Difficult breathing is the first sign owners notice. Without sufficient oxygen, the dog’s body starts to fail in time.
All cases of stenotic nares are surgically managed. The procedure is almost always successful and the problem is permanently fixed.
The surgeon will simply navigate inside the nostrils and widen the narrow areas.
Shih Tzus are more likely to have problems with urinary stones than other breeds.
You must test their urine periodically and detect the problem in its early stages.
Bladder and kidney stones can be dissolved with medications and prescription diet or surgically removed.
What Do Shih Tzus Usually Die From?
The main cause of death for Shih Tzu breed dogs is cancer.
Approximately 15% of Shih Tzus die from mast cell tumors, lymphomas, soft tissue sarcomas, bone cancer, etc.
It’s especially important to mention that nearly 50% of all cancer cases within the breed can be prevented if detected early.
About 13% of Shi Tzu dogs die due to diseases involving the kidneys, the bladder, the prostate, or the womb.
The third most frequent cause of death (8% of cases) is an untreatable infection.
Puppies mostly die due to parvovirus or distemper infections which can be prevented with regular vaccination.
What Is the Longest Living Shih Tzu?
The oldest living representative of the breed was named Smokey.
He lived in Florida and got to celebrate his 23rd birthday, passing away soon after. There are a lot of Shih Tzus that made it beyond their 20’s.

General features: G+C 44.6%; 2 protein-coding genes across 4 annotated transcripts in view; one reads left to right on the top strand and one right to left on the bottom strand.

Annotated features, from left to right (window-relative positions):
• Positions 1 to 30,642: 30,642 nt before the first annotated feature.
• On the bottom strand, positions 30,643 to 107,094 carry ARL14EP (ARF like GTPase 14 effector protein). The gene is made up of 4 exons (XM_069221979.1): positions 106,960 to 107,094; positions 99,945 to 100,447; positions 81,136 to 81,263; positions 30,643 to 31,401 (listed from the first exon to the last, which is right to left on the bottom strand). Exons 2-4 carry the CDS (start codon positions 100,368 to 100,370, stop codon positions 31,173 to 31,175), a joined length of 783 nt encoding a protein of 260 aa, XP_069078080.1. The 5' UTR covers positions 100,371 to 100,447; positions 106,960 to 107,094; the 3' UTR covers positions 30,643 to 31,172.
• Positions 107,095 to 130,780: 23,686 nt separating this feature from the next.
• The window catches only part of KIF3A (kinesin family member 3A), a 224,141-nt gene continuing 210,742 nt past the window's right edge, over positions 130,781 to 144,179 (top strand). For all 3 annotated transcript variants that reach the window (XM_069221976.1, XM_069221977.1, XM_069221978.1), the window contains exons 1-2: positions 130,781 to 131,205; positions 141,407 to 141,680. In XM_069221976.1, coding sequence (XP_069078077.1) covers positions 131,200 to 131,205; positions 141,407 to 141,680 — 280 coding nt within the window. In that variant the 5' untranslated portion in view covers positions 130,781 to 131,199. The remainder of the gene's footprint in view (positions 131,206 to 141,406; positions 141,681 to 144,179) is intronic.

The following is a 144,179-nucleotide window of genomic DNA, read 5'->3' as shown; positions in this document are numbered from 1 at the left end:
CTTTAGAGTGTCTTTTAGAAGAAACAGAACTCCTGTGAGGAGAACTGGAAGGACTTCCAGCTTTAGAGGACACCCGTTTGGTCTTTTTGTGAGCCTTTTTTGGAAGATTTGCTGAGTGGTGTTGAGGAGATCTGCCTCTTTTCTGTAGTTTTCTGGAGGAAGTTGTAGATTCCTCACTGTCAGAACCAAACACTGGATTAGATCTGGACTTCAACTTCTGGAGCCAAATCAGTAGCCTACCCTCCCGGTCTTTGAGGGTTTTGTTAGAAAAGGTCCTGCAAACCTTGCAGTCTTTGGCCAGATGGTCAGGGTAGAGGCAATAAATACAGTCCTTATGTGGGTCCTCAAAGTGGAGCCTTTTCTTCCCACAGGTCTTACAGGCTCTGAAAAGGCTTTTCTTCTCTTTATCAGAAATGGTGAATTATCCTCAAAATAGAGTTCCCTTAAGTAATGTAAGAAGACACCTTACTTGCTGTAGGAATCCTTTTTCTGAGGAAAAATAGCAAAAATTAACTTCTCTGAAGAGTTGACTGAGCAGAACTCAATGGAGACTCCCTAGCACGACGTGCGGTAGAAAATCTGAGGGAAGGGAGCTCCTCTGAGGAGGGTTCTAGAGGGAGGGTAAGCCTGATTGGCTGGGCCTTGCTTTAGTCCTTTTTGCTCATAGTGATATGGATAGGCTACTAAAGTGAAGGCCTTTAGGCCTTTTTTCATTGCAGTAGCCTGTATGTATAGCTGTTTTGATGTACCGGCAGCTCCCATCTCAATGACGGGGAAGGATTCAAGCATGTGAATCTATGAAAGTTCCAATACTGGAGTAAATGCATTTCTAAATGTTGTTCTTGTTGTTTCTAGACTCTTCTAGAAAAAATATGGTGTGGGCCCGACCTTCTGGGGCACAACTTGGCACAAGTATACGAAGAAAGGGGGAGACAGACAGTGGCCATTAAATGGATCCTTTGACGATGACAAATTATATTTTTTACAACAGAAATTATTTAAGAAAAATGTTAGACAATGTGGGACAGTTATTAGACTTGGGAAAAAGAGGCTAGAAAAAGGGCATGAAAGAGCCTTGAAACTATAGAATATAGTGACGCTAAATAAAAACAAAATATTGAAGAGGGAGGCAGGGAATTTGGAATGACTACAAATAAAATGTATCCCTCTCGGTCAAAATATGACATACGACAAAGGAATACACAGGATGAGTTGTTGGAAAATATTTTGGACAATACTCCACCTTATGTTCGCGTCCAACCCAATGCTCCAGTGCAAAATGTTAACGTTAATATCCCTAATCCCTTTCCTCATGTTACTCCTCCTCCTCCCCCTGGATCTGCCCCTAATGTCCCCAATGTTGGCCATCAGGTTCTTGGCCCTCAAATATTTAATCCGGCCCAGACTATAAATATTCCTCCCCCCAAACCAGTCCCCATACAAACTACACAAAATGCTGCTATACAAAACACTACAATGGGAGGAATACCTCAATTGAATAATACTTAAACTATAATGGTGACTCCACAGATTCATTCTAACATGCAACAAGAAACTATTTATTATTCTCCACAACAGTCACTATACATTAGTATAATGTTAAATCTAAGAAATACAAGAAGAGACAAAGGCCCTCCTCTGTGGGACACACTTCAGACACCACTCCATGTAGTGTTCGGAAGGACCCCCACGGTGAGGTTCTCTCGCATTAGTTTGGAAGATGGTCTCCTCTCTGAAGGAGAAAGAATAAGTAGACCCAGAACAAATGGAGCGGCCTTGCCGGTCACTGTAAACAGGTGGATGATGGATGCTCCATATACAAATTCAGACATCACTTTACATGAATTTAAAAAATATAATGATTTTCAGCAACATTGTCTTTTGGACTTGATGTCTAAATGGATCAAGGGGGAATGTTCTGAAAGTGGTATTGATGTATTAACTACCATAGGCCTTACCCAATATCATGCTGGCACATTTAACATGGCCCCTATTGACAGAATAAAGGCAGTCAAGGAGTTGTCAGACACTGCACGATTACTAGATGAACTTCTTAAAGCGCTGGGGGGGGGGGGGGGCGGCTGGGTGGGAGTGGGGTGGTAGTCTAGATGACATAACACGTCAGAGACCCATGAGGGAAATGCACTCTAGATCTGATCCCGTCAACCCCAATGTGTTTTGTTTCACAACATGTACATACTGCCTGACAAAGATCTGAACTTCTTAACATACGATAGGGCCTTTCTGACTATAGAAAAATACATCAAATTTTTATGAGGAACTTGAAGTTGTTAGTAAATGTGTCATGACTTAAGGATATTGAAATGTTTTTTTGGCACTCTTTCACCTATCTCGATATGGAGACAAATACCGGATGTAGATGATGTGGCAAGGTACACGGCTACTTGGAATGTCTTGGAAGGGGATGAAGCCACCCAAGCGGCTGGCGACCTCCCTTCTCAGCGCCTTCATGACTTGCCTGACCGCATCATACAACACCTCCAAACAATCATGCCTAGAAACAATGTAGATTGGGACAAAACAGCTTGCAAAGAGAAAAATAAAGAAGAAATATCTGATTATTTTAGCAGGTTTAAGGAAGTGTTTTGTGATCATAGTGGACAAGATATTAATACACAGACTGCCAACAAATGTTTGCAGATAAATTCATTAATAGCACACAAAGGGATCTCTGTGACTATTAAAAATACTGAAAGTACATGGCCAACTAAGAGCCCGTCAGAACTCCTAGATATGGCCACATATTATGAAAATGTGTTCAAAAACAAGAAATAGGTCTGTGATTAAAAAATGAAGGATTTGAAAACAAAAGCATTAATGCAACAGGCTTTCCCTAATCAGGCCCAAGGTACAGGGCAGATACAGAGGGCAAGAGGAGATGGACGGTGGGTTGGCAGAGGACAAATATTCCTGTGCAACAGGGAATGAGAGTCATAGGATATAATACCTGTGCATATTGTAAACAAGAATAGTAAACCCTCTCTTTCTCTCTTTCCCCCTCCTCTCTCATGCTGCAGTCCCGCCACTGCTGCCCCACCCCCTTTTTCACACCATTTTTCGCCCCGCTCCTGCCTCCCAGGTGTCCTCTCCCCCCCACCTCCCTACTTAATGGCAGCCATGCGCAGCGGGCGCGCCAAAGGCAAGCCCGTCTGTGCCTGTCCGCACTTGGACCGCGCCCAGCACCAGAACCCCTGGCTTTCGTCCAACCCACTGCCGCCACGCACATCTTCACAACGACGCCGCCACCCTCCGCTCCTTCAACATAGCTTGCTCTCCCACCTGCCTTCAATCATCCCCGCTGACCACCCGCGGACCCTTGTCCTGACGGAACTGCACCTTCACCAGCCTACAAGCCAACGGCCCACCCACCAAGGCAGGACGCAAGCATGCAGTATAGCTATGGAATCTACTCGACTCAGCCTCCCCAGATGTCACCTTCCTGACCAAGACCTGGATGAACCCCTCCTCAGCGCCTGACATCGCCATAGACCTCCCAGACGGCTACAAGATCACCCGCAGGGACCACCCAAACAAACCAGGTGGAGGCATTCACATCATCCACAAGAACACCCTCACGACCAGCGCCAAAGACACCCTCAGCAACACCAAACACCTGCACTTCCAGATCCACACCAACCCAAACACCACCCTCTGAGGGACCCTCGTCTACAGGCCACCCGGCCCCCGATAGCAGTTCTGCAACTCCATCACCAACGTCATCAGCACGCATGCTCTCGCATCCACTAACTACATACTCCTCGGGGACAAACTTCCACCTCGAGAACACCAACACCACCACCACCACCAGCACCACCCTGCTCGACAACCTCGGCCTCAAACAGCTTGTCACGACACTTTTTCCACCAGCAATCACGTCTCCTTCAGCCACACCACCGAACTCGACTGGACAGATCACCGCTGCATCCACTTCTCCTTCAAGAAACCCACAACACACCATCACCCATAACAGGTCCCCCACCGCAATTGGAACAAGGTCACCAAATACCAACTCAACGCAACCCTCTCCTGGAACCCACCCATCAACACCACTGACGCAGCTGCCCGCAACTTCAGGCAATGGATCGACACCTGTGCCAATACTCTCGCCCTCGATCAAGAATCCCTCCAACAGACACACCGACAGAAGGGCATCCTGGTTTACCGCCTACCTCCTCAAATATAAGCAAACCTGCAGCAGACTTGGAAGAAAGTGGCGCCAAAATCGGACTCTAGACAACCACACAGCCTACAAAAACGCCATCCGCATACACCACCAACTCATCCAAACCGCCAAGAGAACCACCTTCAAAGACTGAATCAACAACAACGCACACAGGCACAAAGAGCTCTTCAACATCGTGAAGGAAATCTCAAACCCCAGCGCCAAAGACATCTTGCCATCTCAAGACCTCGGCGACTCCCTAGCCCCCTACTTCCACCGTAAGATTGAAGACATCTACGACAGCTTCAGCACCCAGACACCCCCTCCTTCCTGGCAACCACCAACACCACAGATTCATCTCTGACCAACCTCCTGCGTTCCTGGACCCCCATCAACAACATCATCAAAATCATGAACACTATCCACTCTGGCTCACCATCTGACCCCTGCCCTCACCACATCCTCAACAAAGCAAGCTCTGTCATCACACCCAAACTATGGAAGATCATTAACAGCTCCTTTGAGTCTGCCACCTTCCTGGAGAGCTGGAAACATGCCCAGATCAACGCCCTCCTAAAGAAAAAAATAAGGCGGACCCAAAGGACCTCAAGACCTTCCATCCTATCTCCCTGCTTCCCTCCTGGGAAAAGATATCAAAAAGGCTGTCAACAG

How to Extend Your Shi Tzu’s Lifespan?
There are a lot of things you can do at home to prolong and better your dog’s life on a daily basis.
Diet: What you put into your body determines every outcome. A high quality and well balanced diet is the very foundation of a healthy dog or human.
Water: Never give your Shi Tzu water from unchecked sources. This also includes unfiltered tap water.
Their sensitive kidneys can suffer a lot of damage even from a small number of toxins. You can purchase a filtering device to be sure the water is safe to drink at all times.
Exercise: Shih Tzus, just like all dogs, need to be maintained on a regular exercise program.
A strong and fit body can help avoid problems involving the spine and the joints.
Unfortunately, these dogs are mostly kept indoors and have sedentary lives, they tend to become obese.
Obesity makes most of their problems related to breathing a lot more difficult.
The only exception to exercise is when the pup has been diagnosed with a collapsed trachea.
Neutering: Having your Shi Tzu spayed/neutered will potentially prolong her/his life.
No matter how many times you heard this pay close attention – mammary tumors, prostate cancer, and womb infection can all be avoided with spaying/neutering.
But neutering can also come with a lot of risks so do your research before making a decision.
Grooming: A Shi Tzu’s coat is long and uniquely silky. It can reach the floor if properly maintained and comes in a variety of colors with gray and brown being the most prevalent.
They are sort of hypoallergenic dogs that don’t trigger allergic reactions in sensitive people, but that’s not always the case.
Regular grooming will prevent matting and dry skin that is more prone to infections.
By now you already know that most of the diseases causing death in Shi Tzus can be prevented if detected early.
Regular veterinary check-ups are highly advised and beneficial for your pup.
Two general checkups per year won’t influence your family budget much but will make a lot of difference for your dog’s well-being.